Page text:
If it’s better for customers, it would be better for Amazon. Amazon’s success was largely founded on this principle by its creator, Jeff Bezos. In this interview with Victoria Wieck, Steve Anderson, the best-selling author of the book The Bezos Letters, talks about how Bezos built his company based on his obsession over customers. Tackling Bezos’ business model, Victoria and Steve also look into how you should take calculated risks, the importance of writing out your business plan as if it were an essay, the four cycles every business goes through, and more. Tune in and discover the growth principles Bezos has used to get to where he is now.
Steve Anderson can be reached at https://www.thebezosletters.com
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The Bezos Letters: Amazon’s Hidden Roadmap To Success With Steve Anderson
How Amazon Was Founded Largely Upon Obsessing Over Customers By Jeff Bezos
We have an amazing guest. I’m floored with the information that he has and the book that he has written. His name is Steve Anderson. He has written a book called The Bezos Letters as Jeff Bezos, the guy who runs our world right now. In this book, he deconstructs the 21 letters that Jeff Bezos sent to the Amazon shareholders over time. Otherwise, he’s an amazing insightful person with a lot of different industry backgrounds that culminated in this book. The book was the bestseller on The Wall Street Journal, USA Today and Amazon. It’s an international bestseller. He has got thousands of followers on LinkedIn. Without further ado, I want to welcome, Steve Anderson.
Victoria, thank you. It’s so great to be here with you.
I’m sure I’ve got everybody’s curiosity peaked. First of all, why did you deconstruct the 21 letters that he wrote to Amazon shareholders? Were you one of the shareholders?
No, I’m not. I haven’t been and now it’s a bit expensive. It’s one of those things I regret not doing this years ago. I came up with the idea through my work in the insurance industry, where I’ve spent my entire career. I’ve spent helping insurance agents or brokers understand and implement technology in their organizations. What I came to the realization of was that the biggest risk businesses face now is not taking enough risk. That’s counterintuitive certainly for the insurance industry because we’re all about reducing risk and mitigating it. I started researching companies that had done it well. Meaning embraced technology and implement it and those that hadn’t.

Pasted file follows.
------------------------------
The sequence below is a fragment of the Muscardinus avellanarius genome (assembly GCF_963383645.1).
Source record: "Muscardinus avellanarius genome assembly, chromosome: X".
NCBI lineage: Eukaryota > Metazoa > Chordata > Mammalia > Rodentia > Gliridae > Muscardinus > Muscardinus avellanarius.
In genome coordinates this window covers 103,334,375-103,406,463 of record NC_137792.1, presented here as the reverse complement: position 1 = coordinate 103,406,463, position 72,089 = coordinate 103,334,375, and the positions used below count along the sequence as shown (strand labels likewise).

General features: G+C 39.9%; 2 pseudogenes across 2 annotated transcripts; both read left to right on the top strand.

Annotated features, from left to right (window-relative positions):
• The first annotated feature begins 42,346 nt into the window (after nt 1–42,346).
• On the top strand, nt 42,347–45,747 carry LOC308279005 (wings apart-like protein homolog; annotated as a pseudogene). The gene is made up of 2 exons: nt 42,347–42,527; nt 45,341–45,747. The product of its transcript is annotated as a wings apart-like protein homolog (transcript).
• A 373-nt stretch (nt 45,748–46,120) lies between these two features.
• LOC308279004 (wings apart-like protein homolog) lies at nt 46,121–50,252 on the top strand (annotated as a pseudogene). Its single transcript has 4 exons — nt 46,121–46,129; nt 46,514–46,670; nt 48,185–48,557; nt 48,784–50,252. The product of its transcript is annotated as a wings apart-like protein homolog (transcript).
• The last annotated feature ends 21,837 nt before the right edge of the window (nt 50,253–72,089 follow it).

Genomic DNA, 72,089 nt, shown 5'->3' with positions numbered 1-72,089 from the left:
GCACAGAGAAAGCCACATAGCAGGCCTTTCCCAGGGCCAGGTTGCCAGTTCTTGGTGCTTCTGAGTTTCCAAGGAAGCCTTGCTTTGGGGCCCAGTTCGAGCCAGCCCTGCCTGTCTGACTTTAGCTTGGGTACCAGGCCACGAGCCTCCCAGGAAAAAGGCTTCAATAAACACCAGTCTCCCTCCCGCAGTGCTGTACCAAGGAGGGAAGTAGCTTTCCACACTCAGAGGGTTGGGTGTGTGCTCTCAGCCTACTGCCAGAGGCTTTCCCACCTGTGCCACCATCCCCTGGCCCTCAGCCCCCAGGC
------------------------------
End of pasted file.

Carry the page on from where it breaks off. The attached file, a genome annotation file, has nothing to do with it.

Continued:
Those that hadn’t are well-known now, Kodak, BlackBerry, Blockbuster, Sears and Montgomery Ward. There’s a whole list of them out there. I also was researching who has done it well. I came across Amazon. I say now but at that time, it was like, “Amazon has done well. I wonder how.” That was the question I started asking. I came across the letters to shareholders that Jeff Bezos started writing in 1997 when they went public. I was astounded at the amount of information he gave and talked about what his thinking is and how they operate at Amazon. That started giving me some clues as to why Amazon was and is and continues to be as successful as they are. That resulted in the fourteen principles, four cycles and all of the growth principles that I believe Bezos has used to get to where he is now.
The biggest risk businesses face now is not taking enough risk.
I read the book The Everything Store. I found the book fascinating. It goes through his early years when he was moderately successful. When you read it, you do get the sense of how he does the four different phases of building any business meaning as a bookstore then a toy store and all the different stores. When you look at companies like Blockbuster and all these other companies that are not with us anymore, do you think that it’s necessarily how much risk they took or they just forgot to evolve or reinvest?
I’m going to put it in Bezos’ speak. What he would say is that those companies became day two companies. One of his mantras is, “It’s always day one. It’s still day one.” That idea is that Bezos still thinks of Amazon as a startup. That’s crazy to think about, given how big they are. For your readers, it’s also important to understand Bezos started like every one of you reading. Meaning on his hands and knees, putting books in packages and taking them to the post office so they could be mailed out to customers. One of the phrases I use in the book is, “One of the biggest risks of success is actual success because you tend to start protecting what got you there, not looking at what’s next.” Blockbuster is a great example of that, not being able to adjust their business model or kill it when they started understanding that streaming was going to be something. Success gets business owners in a mindset of, “I got to protect what got me here, not look at what’s next.”
There’s a lot of truth to that. I came across this quote by Winston Churchill. You might have come across that too because you seem like you’re a well-read guy. It said something like, “Success is not final and failure is not fatal.” If you look at that and go, “What an interesting quote,” I wonder if success is the cause of their failure because success is not final.
Failure can be the cause of success. My first principle is called Encourage Successful Failure because Bezos has instilled in Amazon this idea that experimentation is key to invention. If you’re going to do an experiment, you don’t know if it’s going to work because if you did, it’s not an experiment. The whole nature of it is, “We don’t know what to do next. Let’s try this.” Amazon has been built on that mindset of experimenting. It’s not doing stupid stuff. It’s calculated. You protect the downside. In fact, Amazon has intolerance for incompetence. If it’s a failure because of incompetence, you’re probably gone. If it’s a failure because you’re trying to test something new then you’re probably encouraged to keep going, even in the midst of failure.